PROGRAM NOTES: ANTHONY ROTH COSTANZO
Henri Duparc was, with Berlioz and Fauré, among the pioneers of la mélodie (the French art song, as distinguished from folk song). His career was remarkable in that although he lived for 85 years, his reputation rests on barely more than a dozen songs. “Chanson triste” was Duparc’s first song, written at the age of twenty and published with four others as his Op. 2 in 1868. It displays the quintessentially Gallic qualities of elegance, charm, sensitivity and polish. It also engages our imagination in a melancholic, yearning clair de lune setting of a text by the Symbolist poet Jean Lahor. “L’Invitation au voyage” takes for its text the famous Baudelaire poem of the same title. The poet’s dream world steeped in drugs, the atmosphere suffused with orientalism, and the imaginary voyage of the mind, were captured to perfection by Duparc in this masterpiece of ambiguous harmonies, unstable rhythms, sensuous imagery and vague meaning. In “Phidylé” Wagnerian chromaticism is much in evidence, as is the continuous development of melodic cells, the atmosphere of vague longing, an almost Tristanesque sensuality and rise to an ecstatic climax.
Few composers have captured in music the spirit and essence of their homeland with the vividness and poignancy as has Benjamin Britten. One of the many manifestations of Britten’s “English-ness” is found in settings of his country’s folksongs. “The Ploughboy,” in Britten’s arrangement of a tune by the English composer William Shield (1748-1829), takes a humorous, even cynical view of social advancement in the late eighteenth century. The text of “The ash grove” is a reflection on meetings with a deceased beloved, set to a well-known Welsh tune. “The foggy, foggy dew” exists in numerous versions, and has acquired something of a reputation for its bawdy text. Burl Ives was jailed for singing it in public in Utah, and the BBC had restrictions on broadcasting it. And just what is the “foggy, foggy dew”? That’s open to interpretation!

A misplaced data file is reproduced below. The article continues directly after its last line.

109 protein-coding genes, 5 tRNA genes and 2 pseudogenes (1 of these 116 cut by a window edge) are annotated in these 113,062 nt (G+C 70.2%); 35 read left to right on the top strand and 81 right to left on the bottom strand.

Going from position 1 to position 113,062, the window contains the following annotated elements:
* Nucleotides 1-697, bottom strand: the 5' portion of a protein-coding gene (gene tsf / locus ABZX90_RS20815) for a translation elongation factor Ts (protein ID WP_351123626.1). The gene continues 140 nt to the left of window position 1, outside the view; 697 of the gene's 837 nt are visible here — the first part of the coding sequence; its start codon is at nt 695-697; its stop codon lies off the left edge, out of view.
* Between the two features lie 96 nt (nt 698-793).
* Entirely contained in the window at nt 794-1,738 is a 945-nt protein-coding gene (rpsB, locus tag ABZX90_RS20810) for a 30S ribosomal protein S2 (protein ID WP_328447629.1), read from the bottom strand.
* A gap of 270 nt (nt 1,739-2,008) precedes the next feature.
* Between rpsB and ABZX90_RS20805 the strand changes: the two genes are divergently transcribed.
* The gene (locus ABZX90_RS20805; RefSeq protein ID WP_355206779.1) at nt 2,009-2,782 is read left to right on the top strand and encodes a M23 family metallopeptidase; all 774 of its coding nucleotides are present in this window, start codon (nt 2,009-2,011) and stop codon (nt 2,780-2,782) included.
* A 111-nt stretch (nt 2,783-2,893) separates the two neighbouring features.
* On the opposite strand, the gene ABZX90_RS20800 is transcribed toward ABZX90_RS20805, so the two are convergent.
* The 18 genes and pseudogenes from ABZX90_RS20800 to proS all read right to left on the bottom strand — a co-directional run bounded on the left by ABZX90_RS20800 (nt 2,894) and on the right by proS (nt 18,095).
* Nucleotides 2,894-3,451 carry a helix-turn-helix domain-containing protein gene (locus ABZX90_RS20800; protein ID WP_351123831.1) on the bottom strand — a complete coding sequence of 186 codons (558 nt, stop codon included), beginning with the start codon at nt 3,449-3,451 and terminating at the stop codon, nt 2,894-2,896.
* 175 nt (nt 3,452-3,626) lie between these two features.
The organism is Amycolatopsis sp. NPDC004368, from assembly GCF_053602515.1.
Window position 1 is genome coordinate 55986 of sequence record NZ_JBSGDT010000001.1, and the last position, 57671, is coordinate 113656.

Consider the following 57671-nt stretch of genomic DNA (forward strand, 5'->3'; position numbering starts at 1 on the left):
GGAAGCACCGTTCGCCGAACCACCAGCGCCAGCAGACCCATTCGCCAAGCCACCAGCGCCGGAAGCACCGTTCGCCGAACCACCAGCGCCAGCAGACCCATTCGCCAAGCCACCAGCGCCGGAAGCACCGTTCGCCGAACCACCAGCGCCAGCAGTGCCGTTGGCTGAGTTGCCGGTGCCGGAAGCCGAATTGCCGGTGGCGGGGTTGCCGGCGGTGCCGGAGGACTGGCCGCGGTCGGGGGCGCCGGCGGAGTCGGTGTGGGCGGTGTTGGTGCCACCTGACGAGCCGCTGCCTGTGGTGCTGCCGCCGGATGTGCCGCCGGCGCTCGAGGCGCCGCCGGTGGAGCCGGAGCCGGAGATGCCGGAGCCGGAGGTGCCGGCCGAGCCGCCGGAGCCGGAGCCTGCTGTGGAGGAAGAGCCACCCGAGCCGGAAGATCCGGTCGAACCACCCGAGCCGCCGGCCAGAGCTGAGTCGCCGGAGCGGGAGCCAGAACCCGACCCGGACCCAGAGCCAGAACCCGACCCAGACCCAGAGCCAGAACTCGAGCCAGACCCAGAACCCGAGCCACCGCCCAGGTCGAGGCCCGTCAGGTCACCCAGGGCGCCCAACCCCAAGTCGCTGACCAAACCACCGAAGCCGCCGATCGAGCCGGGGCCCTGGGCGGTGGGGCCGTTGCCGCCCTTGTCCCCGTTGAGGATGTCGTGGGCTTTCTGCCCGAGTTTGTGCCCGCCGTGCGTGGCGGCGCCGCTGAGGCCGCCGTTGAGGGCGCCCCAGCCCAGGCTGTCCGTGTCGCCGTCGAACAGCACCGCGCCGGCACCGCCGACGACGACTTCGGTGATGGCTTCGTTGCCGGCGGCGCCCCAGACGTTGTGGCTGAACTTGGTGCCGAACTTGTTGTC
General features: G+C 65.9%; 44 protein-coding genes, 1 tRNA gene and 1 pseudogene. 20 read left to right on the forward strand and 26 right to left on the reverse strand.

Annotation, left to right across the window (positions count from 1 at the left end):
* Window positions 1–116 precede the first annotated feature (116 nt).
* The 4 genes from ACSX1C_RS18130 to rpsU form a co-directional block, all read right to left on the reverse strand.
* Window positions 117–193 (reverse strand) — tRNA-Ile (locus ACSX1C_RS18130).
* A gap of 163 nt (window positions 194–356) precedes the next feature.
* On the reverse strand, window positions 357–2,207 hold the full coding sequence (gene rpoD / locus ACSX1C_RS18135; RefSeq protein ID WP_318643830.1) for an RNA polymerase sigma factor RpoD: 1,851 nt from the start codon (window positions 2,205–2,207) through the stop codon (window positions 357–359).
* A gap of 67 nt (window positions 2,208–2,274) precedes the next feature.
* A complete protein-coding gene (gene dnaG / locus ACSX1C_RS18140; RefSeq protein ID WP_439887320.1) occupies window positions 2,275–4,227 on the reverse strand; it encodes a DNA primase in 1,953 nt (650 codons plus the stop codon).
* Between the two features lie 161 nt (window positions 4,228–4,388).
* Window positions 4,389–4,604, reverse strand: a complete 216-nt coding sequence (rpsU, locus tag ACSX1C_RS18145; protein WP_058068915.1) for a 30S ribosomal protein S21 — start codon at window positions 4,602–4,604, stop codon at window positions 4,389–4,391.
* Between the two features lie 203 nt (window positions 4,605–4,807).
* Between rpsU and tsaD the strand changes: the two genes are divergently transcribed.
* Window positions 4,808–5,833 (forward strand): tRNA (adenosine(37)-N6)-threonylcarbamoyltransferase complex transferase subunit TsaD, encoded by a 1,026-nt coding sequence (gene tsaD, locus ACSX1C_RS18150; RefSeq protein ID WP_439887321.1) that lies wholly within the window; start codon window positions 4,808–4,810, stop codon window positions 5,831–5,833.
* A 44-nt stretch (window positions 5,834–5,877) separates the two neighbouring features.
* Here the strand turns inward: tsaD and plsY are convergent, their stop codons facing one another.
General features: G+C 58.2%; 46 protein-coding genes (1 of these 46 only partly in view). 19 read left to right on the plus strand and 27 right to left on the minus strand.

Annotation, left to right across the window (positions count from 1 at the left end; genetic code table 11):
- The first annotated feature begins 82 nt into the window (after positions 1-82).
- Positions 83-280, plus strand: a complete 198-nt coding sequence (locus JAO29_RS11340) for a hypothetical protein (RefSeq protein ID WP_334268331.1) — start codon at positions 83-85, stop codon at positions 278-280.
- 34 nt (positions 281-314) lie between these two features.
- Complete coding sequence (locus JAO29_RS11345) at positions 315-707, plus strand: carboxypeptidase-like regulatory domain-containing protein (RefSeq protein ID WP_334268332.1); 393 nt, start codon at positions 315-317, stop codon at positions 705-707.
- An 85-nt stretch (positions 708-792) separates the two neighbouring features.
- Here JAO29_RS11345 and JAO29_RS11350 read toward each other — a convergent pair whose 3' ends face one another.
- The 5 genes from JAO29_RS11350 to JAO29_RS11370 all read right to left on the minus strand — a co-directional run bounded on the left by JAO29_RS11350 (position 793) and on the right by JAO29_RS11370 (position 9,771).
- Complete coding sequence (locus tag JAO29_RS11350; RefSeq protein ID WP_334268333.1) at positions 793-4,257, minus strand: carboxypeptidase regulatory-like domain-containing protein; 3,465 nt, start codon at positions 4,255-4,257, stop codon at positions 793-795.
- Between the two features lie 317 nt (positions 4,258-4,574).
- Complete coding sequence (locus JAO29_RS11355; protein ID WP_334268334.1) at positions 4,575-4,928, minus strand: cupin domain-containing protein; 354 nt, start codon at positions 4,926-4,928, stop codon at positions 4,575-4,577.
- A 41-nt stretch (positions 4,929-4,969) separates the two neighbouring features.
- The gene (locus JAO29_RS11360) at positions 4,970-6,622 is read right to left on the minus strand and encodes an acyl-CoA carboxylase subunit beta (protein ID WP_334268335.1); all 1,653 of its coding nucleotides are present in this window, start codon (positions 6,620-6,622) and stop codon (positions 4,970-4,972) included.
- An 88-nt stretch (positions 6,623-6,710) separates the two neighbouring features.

The enormously prolific and versatile Franz Liszt, though best known for his orchestral and piano music, also wrote more than eighty songs in six languages. Freedom of form and advanced harmony are commonly found in these songs, many of which he revised two, three or even four times, sometimes turning them into keyboard transcriptions as well. Although Liszt is usually billed as a Hungarian, he never spoke this language well, and the language he set most often in songs was German.
Liszt’s original setting of Heine’s poem “Im Rhein, im schönen Strome” (In the Rhine, the beauteous stream) depicted a river bursting with energy. The revised, commonly heard version is more subtle, portraying a gently flowing body of water. “In Liebeslust” (In love’s delight), set to a poem by Liszt’s close friend Hoffmann von Fallersleben, is a song so taken with love that the immortal words “Ich liebe dich” are emphatically sung nine times in three groups in three different manners. “Über allen Gipfeln ist Ruh” (Peace reigns on every peak) is a setting of one of Goethe’s most famous poems (“Wandrers Nachtlied II”), one that has inspired dozens of composers, including Schubert and Schumann. Liszt’s song presents a picture of almost unearthly stillness. The lovely song about religious love, “Hohe Liebe” (Exalted love), to a text by Ludwig Uhland, also exists in a more extended version as the first of the three Liebesträume for solo piano. “Ihr Glocken von Marling” (Ye Bells of Marling) is a late song (1874). The bells of Emil Kuh’s poem are evoked in impressionistic, almost mystical terms in Liszt’s gently pulsing music.